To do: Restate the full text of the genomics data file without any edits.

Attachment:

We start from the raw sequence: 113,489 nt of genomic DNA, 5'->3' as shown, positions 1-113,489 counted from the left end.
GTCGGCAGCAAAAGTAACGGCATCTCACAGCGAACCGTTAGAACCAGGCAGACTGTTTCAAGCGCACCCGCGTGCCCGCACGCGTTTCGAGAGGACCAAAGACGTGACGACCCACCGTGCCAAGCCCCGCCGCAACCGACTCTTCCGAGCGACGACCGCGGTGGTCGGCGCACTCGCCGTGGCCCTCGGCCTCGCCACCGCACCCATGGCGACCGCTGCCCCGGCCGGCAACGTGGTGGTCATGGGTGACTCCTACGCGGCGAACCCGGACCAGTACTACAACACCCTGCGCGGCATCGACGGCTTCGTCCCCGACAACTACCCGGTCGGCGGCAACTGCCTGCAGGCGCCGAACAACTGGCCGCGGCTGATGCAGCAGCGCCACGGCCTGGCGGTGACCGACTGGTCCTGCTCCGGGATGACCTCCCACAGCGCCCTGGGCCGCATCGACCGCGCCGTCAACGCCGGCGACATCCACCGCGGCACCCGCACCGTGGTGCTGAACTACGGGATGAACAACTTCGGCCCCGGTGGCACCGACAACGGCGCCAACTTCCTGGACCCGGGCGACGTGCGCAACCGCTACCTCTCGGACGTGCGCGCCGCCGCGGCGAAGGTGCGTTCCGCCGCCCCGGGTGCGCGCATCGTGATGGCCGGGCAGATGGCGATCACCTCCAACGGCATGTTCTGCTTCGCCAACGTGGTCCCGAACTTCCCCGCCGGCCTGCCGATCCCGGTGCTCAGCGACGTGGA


We start from the raw sequence: 113,489 nt of genomic DNA, 5'->3' as shown, positions 1-113,489 counted from the left end.
GTCGGCAGCAAAAGTAACGGCATCTCACAGCGAACCGTTAGAACCAGGCAGACTGTTTCAAGCGCACCCGCGTGCCCGCACGCGTTTCGAGAGGACCAAAGACGTGACGACCCACCGTGCCAAGCCCCGCCGCAACCGACTCTTCCGAGCGACGACCGCGGTGGTCGGCGCACTCGCCGTGGCCCTCGGCCTCGCCACCGCACCCATGGCGACCGCTGCCCCGGCCGGCAACGTGGTGGTCATGGGTGACTCCTACGCGGCGAACCCGGACCAGTACTACAACACCCTGCGCGGCATCGACGGCTTCGTCCCCGACAACTACCCGGTCGGCGGCAACTGCCTGCAGGCGCCGAACAACTGGCCGCGGCTGATGCAGCAGCGCCACGGCCTGGCGGTGACCGACTGGTCCTGCTCCGGGATGACCTCCCACAGCGCCCTGGGCCGCATCGACCGCGCCGTCAACGCCGGCGACATCCACCGCGGCACCCGCACCGTGGTGCTGAACTACGGGATGAACAACTTCGGCCCCGGTGGCACCGACAACGGCGCCAACTTCCTGGACCCGGGCGACGTGCGCAACCGCTACCTCTCGGACGTGCGCGCCGCCGCGGCGAAGGTGCGTTCCGCCGCCCCGGGTGCGCGCATCGTGATGGCCGGGCAGATGGCGATCACCTCCAACGGCATGTTCTGCTTCGCCAACGTGGTCCCGAACTTCCCCGCCGGCCTGCCGATCCCGGTGCTCAGCGACGTGGA